The Spaniard has established himself as one of the most exciting talents on the grid since arriving in F1 at the beginning of 2015, but with Ricciardo and Max Verstappen well-established at Red Bull, he is unlikely to graduate from B team Toro Rosso in the near future.
Sainz signed a contract extension to remain with Toro Rosso ahead of July's Austrian GP, yet he has frequently expressed his desire to join a front-running outfit in 2018.
And he believes a strong season in 2017—when major regulation changes will make the cars several seconds per lap quicker and more physically demanding to drive—will be key to his hopes.
He told Sky Sports' television coverage of the Mexican GP:
I've signed my contract with Toro Rosso. We came to that decision three or four months ago, when we decided altogether that the best for me and my career was to do another year in Toro Rosso and see what options we have for 2018.
My first priority is obviously to step up to the senior team, to the Red Bull team, and I'm sure if they don't have a place up there they will have a solution for me. ...
That's why I'm going to try my best to have a good year in 2017 because I'm sure that, if I do a good year, opportunities will come.
It will be a massive winter trying to prepare myself. It will also my top fitness level because, next year, the cars will be really physical. A lot of attention and trying to understand the new cars, trying to perform a good year and then see what options I have available for 2018. ...
I'm sure that if I do a good year and Red Bull cannot give me that top seat, they will be wise enough and good enough to me to find a solution for my future and to allow me to fight for a world championship.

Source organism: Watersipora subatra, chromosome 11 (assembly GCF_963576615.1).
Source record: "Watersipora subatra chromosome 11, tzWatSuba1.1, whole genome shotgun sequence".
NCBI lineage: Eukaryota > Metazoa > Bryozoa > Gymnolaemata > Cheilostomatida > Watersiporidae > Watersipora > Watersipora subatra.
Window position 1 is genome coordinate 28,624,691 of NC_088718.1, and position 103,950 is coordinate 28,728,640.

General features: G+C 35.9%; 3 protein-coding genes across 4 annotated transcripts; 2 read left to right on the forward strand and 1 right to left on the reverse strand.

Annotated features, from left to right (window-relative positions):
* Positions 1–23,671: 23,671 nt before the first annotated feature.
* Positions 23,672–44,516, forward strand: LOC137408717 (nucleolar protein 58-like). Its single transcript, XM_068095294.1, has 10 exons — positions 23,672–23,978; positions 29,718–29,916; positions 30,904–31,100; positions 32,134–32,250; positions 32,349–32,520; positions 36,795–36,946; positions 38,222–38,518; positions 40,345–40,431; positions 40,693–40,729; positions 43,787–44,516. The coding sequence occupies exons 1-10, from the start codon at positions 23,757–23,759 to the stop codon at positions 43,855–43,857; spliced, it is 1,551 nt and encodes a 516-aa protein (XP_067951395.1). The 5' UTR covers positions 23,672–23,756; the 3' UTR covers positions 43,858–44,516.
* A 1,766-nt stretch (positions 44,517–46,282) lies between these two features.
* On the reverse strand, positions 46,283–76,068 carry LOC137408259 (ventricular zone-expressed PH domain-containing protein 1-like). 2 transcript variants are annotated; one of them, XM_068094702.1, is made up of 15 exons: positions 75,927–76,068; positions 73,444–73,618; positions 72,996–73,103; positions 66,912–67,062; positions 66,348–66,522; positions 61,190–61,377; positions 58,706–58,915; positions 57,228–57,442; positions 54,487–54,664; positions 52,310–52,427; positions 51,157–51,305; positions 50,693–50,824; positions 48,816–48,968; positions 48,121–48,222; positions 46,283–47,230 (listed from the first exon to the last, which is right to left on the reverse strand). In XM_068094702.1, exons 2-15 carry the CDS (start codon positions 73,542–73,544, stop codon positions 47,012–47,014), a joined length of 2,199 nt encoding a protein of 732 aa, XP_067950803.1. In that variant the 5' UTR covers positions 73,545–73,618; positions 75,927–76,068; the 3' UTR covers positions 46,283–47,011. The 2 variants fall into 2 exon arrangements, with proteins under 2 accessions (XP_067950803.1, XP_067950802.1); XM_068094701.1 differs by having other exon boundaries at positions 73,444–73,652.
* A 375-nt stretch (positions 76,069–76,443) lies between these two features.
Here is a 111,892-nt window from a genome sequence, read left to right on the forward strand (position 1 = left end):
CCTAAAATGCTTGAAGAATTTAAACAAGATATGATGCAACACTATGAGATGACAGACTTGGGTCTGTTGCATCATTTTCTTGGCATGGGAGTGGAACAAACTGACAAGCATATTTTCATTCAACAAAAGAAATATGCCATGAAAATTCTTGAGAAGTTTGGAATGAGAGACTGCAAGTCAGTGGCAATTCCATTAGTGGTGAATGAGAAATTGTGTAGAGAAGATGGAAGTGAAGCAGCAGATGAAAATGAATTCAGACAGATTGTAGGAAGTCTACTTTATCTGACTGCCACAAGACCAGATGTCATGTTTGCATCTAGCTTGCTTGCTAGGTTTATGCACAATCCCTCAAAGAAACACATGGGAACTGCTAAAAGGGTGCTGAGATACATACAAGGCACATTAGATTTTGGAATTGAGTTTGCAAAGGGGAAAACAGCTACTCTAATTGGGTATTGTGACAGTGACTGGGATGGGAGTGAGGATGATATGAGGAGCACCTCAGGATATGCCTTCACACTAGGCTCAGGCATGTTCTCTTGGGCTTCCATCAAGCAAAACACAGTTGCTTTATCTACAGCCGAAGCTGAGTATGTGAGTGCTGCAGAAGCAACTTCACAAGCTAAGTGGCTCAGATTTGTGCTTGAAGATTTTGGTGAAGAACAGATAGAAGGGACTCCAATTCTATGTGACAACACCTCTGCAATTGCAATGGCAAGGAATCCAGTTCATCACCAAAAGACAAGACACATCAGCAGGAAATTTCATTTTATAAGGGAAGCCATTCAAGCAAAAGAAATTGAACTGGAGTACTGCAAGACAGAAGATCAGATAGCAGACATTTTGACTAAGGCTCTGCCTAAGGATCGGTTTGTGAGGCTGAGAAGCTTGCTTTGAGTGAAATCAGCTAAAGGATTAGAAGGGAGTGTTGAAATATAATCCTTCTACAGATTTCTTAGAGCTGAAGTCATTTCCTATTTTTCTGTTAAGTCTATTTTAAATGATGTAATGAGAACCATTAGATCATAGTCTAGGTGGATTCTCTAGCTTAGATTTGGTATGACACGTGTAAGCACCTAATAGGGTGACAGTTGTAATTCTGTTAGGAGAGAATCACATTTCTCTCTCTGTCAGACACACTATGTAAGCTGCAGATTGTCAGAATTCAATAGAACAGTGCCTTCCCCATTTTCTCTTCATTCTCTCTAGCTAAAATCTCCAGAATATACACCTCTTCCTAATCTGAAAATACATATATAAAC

If that is in a Ferrari or in a Renault or in a Mercedes, I don't care, but I'm sure they will be wise enough because I've already let go a very nice contract that I had from Renault to sign. We've already said no to that.
That was a nice two- or three-year contract, stability in Formula One and a long-term future.
We've let it go so hopefully [Red Bull] know my commitment is strong to them and they pay it back next year with some good things.
In June, four-time world champion Alain Prost suggested Sainz is a future Ferrari driver, telling Minute-Auto.fr (h/t GrandPrix247.com) how the Spaniard would be an ideal team-mate to Vettel.
Jolyon Palmer 'Pretty Confident' of Being on 2017 Grid
Palmer believes he will remain on the F1 grid in 2017 even if Renault decide to release him at the end of this season.
The British driver has generally struggled in his debut campaign in 2016 and currently sits 17th in the drivers' standings having scored just one point in 19 races.
With Renault openly flirting with other drivers to partner Hulkenberg for next season, Palmer recently accused the team of showing him and team-mate Magnussen a lack of respect, suggesting their current drivers haven't received the credit they deserve in 2016, per the Telegraph's Daniel Johnson.
Palmer has revealed he is still hopeful of securing a contract extension with Renault but is confident he will have other opportunities to remain in F1 in 2017 even if he is dropped.
According to Motorsport.com's Khorounzhiy and Noble, he said:
I have other options as well, I'm not only focused on Renault.
Renault's the main target and I think probably a decision is not that far away, but you never know. I think I'd be foolish not to be looking elsewhere as well.
I think I have a reasonable chance to be here [at Renault]...I'm pretty confident of being on the grid next year—hopefully it's going to be here and I can show what I can do.
If not, then I'm pretty confident of being on the grid elsewhere.
Per the same source, Palmer admitted he would consider signing for another team without waiting for a decision on Renault's 2017 lineup if the offer was attractive enough.
Although Ocon has been strongly linked with the vacancy, Palmer suggested the fight to partner Hulkenberg is "mainly" between him and Magnussen.
As reported by Johnson in a separate Telegraph article, Palmer is in contention to replace Hulkenberg at Force India, with the 25-year-old requiring a sponsorship budget in the region of £8 million if he is to remain in F1 next season.